Pretext investigations in trademark cases occur generally when trademark owners and lawyers hire investigators to pose as consumers, purchasers, or counterfeiters to ascertain how the alleged infringer or counterfeiter presents himself to the consuming public or to ascertain the source of infringing or counterfeiting goods.  These investigative techniques are a reliable and efficient way to collect information on use or non-use of a trademark, gather information about trademark counterfeiting or infringement, ascertain information about an alleged infringer or counterfeiter, or learn information about a suspect’s representations to the public.  

    Pretext investigations may occur at any time including before or after litigation has started.  They may be crucial to establishing infringement or counterfeiting.  They may be used to gather evidence not otherwise discoverable, because the alleged infringer or counterfeiter would not cooperate.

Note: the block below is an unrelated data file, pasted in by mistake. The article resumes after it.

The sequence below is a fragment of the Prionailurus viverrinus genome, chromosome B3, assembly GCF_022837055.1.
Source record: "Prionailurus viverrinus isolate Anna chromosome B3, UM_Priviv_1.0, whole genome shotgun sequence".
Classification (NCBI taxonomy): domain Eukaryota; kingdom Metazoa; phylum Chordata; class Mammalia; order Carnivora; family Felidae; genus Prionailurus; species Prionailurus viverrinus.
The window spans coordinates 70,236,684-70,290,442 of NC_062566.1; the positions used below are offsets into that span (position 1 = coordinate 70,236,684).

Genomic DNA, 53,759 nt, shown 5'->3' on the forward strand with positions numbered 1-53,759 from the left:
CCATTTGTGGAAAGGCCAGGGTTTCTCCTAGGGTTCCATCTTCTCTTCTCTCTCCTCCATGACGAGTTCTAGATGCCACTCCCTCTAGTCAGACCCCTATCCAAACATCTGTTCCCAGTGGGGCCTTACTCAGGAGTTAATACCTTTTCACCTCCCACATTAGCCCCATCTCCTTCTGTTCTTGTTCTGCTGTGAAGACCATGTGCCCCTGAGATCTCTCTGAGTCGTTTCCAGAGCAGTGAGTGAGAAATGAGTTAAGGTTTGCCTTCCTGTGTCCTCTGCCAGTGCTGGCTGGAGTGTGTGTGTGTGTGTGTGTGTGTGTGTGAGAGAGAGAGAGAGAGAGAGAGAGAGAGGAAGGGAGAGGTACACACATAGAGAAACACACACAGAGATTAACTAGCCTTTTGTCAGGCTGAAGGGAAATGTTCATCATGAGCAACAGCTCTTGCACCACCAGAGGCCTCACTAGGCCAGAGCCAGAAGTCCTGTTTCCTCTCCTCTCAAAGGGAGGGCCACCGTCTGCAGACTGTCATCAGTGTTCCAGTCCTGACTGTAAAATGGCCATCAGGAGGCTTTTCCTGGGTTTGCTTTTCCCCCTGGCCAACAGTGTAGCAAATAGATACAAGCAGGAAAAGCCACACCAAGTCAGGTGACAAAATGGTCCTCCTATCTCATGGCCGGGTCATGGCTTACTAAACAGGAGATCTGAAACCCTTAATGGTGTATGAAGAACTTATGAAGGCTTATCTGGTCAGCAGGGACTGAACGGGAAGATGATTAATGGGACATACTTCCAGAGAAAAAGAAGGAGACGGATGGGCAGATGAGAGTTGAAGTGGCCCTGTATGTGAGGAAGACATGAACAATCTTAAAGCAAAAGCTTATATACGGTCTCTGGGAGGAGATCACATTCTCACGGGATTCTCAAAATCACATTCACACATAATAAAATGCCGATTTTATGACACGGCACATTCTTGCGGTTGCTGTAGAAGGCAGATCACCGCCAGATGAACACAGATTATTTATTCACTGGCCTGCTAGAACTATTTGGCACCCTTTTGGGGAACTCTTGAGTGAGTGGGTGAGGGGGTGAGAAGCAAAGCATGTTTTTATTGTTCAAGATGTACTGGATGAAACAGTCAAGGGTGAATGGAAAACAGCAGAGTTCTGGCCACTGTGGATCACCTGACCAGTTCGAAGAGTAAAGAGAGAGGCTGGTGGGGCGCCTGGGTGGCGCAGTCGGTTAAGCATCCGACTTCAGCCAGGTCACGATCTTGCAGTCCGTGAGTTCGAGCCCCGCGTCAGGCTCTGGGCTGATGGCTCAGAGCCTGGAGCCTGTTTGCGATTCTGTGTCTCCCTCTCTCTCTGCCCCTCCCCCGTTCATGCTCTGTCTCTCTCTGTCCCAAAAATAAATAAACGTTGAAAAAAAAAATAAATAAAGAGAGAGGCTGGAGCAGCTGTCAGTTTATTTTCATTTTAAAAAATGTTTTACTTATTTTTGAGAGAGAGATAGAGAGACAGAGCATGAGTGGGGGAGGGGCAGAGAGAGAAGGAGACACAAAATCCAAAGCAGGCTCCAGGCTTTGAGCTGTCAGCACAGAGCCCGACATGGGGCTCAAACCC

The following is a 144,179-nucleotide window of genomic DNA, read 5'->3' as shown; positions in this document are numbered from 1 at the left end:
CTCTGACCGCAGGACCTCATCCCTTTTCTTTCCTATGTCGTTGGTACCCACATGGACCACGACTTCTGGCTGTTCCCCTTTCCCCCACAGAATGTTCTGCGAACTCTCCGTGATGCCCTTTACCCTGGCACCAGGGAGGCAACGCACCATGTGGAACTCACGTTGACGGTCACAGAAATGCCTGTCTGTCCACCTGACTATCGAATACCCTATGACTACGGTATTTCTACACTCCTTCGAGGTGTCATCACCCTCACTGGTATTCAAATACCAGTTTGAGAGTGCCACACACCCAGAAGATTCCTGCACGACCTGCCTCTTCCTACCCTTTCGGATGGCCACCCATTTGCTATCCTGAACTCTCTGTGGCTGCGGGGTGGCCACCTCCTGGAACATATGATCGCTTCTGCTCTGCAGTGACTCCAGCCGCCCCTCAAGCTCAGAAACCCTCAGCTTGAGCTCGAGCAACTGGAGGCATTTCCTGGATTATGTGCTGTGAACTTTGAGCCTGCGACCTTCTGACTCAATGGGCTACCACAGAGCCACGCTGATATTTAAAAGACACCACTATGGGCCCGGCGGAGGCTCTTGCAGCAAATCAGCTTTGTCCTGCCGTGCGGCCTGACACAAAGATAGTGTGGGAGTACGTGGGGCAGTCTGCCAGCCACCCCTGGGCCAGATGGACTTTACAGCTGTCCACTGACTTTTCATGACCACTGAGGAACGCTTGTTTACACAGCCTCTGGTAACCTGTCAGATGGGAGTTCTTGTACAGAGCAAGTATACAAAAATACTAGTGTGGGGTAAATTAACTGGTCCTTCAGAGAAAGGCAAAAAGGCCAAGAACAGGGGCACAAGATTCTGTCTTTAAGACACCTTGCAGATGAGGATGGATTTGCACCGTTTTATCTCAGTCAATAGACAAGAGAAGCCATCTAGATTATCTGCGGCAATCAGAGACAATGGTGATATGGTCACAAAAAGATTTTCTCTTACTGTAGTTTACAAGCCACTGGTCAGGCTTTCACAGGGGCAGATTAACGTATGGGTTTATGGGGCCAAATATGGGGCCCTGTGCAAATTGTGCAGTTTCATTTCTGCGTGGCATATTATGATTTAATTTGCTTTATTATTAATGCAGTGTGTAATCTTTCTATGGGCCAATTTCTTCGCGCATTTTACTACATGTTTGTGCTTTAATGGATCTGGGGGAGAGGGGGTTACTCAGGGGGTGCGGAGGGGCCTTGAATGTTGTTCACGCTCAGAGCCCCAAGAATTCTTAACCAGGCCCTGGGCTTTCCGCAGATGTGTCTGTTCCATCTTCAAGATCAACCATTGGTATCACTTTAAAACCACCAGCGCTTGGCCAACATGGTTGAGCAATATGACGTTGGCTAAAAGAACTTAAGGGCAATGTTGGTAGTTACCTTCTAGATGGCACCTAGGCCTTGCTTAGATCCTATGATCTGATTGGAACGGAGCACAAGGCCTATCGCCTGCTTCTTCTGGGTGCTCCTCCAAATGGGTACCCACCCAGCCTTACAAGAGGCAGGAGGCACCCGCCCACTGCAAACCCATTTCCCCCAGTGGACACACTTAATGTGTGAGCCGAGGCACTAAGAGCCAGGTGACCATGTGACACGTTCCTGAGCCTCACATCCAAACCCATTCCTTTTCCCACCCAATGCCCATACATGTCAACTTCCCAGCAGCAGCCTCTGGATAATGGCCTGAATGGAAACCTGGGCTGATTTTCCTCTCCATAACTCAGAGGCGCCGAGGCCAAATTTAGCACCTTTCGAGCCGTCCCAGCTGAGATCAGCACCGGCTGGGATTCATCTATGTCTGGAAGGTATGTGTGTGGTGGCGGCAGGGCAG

In the course of such investigations, investigators may explicitly or implicitly misrepresent who they are, may misstate the purpose of their visit, questions or interviews, and may secretly tape record, photograph or videotape others during the visits (to the extent such secret recording is permitted by law).

    Examples of such pretext investigations are:

    •·         A brand owner suspects that its products are infringed upon or counterfeited and therefore hires private investigators to visit some stores or showrooms, speak to salespeople, determine who the owner of the store is and ascertain the scope of the infringing or counterfeit activity;